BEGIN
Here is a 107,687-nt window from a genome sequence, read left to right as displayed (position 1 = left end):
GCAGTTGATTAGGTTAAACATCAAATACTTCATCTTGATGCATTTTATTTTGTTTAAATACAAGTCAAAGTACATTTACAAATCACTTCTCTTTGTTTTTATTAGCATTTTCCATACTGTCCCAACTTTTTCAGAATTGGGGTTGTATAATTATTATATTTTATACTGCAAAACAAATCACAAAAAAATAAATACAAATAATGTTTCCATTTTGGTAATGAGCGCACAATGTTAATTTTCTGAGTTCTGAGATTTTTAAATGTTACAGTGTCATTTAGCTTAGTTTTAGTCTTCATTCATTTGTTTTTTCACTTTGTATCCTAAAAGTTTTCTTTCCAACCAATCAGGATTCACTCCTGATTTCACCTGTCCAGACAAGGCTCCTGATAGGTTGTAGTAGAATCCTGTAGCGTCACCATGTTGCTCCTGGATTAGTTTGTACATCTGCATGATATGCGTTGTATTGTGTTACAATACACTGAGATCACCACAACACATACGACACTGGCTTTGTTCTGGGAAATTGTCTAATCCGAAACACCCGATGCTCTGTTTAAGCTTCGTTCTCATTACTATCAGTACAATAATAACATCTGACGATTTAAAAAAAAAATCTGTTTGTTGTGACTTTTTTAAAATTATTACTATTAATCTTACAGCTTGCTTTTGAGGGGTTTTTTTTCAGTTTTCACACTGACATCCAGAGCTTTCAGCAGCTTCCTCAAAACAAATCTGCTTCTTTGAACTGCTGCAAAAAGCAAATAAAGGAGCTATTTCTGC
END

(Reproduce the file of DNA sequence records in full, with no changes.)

Here is a 107,687-nt window from a genome sequence, read left to right as displayed (position 1 = left end):
GCAGTTGATTAGGTTAAACATCAAATACTTCATCTTGATGCATTTTATTTTGTTTAAATACAAGTCAAAGTACATTTACAAATCACTTCTCTTTGTTTTTATTAGCATTTTCCATACTGTCCCAACTTTTTCAGAATTGGGGTTGTATAATTATTATATTTTATACTGCAAAACAAATCACAAAAAAATAAATACAAATAATGTTTCCATTTTGGTAATGAGCGCACAATGTTAATTTTCTGAGTTCTGAGATTTTTAAATGTTACAGTGTCATTTAGCTTAGTTTTAGTCTTCATTCATTTGTTTTTTCACTTTGTATCCTAAAAGTTTTCTTTCCAACCAATCAGGATTCACTCCTGATTTCACCTGTCCAGACAAGGCTCCTGATAGGTTGTAGTAGAATCCTGTAGCGTCACCATGTTGCTCCTGGATTAGTTTGTACATCTGCATGATATGCGTTGTATTGTGTTACAATACACTGAGATCACCACAACACATACGACACTGGCTTTGTTCTGGGAAATTGTCTAATCCGAAACACCCGATGCTCTGTTTAAGCTTCGTTCTCATTACTATCAGTACAATAATAACATCTGACGATTTAAAAAAAAAATCTGTTTGTTGTGACTTTTTTAAAATTATTACTATTAATCTTACAGCTTGCTTTTGAGGGGTTTTTTTTCAGTTTTCACACTGACATCCAGAGCTTTCAGCAGCTTCCTCAAAACAAATCTGCTTCTTTGAACTGCTGCAAAAAGCAAATAAAGGAGCTATTTCTGC